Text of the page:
If I could have a summer house, any one of Mr. Gatewood's follies would be ideal!
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23 of 26 people found the following review helpful
on April 24, 2014
Thank goodness John Rosselli & Bunny Williams had the good sense to get Furlow Gatewood to publish his incredible rooms, and Rizzoli was wise enough to print these gorgeous photos to fill pages edge to edge. Few words are needed, the charming, welcoming rooms tell you all you need to know. What a treasure !
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9 of 11 people found the following review helpful
on April 27, 2014
Each page is delightful, idea provoking, and simply an amazing example of a life well lived in complete creativity and an appreciation
of living outside the box with quality and beauty! The photography is simply a work of art and a keen eye for perspective. This will be my go to gift for all my friends this year...
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3 of 3 people found the following review helpful
on September 1, 2014
On great British estates, they created "follies," and this man has four. every picture makes me want to walk right into the room. Every room has comfort and style - always a place to sit down with a table nearby for a drink or cup of tea, a lamp for reading, and surrounded by beauty. But there is a sense that these are set-pieces, stage-sets. The text mentions the houses are always finished with state of the art kitchens 'rarely used.' i would have liked to see a bathroom or kitchen, or a closet. i don't know where Mr. Gatewood actually lives and sleeps. I am assured he is a courtly southern gentleman who entertains beautifully, but part of me wants to know how it all works backstage - who cleans and cooks and rearranges and plumps the pillows? What is the structure that holds it all up? Oh never mind, I'll just enjoy it like the iridescent soap bubble it is, a thing of beauty and we are privileged to have it shown to us.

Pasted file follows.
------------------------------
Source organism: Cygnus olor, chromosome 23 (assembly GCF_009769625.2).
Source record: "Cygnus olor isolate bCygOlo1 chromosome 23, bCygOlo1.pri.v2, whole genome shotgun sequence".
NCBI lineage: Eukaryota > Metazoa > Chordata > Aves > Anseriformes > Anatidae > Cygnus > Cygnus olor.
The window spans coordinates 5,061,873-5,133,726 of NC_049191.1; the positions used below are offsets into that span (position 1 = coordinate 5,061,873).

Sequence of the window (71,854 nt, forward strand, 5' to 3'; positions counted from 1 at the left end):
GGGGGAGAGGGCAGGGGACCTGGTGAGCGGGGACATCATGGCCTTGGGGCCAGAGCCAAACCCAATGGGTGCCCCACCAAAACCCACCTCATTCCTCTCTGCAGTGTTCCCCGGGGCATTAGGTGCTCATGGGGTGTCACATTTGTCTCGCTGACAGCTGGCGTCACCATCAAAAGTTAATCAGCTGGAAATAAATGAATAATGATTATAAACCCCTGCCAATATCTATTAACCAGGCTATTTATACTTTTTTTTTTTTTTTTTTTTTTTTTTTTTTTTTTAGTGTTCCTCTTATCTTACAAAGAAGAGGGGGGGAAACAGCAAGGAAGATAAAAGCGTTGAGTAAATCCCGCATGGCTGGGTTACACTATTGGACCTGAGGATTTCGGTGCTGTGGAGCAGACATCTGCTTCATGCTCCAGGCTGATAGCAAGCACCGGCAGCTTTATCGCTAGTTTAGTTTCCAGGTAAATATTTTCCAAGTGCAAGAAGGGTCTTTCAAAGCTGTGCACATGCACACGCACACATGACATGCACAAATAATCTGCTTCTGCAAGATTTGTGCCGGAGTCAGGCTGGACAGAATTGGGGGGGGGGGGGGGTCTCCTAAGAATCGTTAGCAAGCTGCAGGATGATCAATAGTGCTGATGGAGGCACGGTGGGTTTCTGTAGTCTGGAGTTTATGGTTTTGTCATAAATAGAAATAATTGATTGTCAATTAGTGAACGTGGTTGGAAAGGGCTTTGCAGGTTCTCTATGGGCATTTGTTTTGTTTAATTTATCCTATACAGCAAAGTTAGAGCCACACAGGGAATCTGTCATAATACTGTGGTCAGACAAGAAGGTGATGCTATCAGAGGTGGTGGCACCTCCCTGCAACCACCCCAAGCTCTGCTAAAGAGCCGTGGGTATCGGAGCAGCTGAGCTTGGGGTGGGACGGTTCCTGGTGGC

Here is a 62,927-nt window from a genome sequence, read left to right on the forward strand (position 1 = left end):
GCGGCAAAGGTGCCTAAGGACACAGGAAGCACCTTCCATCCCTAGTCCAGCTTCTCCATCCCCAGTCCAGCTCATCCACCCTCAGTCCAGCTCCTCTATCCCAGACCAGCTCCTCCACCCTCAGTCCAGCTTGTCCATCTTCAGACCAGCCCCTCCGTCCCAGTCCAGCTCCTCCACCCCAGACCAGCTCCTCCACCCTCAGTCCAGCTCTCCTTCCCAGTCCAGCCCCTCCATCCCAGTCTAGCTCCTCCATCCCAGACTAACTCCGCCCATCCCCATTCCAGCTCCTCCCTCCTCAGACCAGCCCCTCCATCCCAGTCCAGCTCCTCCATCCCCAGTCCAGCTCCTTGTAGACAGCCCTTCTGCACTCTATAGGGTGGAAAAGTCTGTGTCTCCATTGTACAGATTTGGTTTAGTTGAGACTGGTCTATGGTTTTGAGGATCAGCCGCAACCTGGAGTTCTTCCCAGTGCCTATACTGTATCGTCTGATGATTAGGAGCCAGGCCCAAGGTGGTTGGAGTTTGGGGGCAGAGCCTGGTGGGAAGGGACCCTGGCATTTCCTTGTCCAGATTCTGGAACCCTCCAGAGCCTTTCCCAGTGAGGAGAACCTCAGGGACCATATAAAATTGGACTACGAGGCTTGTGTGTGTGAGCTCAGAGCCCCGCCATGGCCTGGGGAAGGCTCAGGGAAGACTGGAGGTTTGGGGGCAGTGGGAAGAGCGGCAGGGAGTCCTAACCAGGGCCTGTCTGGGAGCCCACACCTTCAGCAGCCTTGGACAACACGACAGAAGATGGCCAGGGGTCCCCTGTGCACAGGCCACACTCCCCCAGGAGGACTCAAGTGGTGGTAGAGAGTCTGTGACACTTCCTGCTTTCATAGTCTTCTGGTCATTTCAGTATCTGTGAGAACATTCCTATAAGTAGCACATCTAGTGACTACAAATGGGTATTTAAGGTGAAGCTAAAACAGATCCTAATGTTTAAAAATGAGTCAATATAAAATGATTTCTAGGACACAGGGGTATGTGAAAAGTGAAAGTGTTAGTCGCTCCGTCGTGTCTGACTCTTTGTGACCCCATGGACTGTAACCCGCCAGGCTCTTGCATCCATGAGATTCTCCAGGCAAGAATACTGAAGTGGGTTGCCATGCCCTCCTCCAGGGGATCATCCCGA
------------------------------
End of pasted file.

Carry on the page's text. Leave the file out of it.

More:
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3 of 3 people found the following review helpful
on January 15, 2015
I ALWAYS read the Amazon Reviews before I buy something, they are so useful and have encouraged me or stopped me from buying many items - yes I am greedy. However, I simply can't understand the bad reviews regarding this book.

I have bought many beautiful decorators books over the years but I can safely say that not one single one of them comes close to One Man's Folly. AT LAST I have found a book full of fabulous pictures that I can delve into whenever I feel like it and NEVER be disappointed.

Furlow Gatewood has exceptional taste - like mine of course - and each page of his book is a delight to look at. I covert every single thing he has collected and put in his houses over the years and wish fervently that I had a few - what the heck - all of them in my house.

Please, please, please somebody do another book of Mr. Furlow's houses.
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3 of 3 people found the following review helpful
on August 27, 2014
This book is the most inspiring and creative book on design I have ever read. It's wonderful when you have millions to have your architect build something fabulous and your interior decorator find rare pieces from all over the world. But Furlow does it all on a more limited budget. His work is visually stunning and joyful. Genius! I wish he'd do my grandparent's home in Atlanta!!!
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2 of 2 people found the following review helpful
on October 22, 2014
This is a lovely book. Creative and not showy, over the top style. Very much enjoyed it. It is fun to dip into a few pages at a time after the first plunge. While it's clear that the style is friendly and fun like Bunny Williams, Furlow Gatewood is very much his own designer.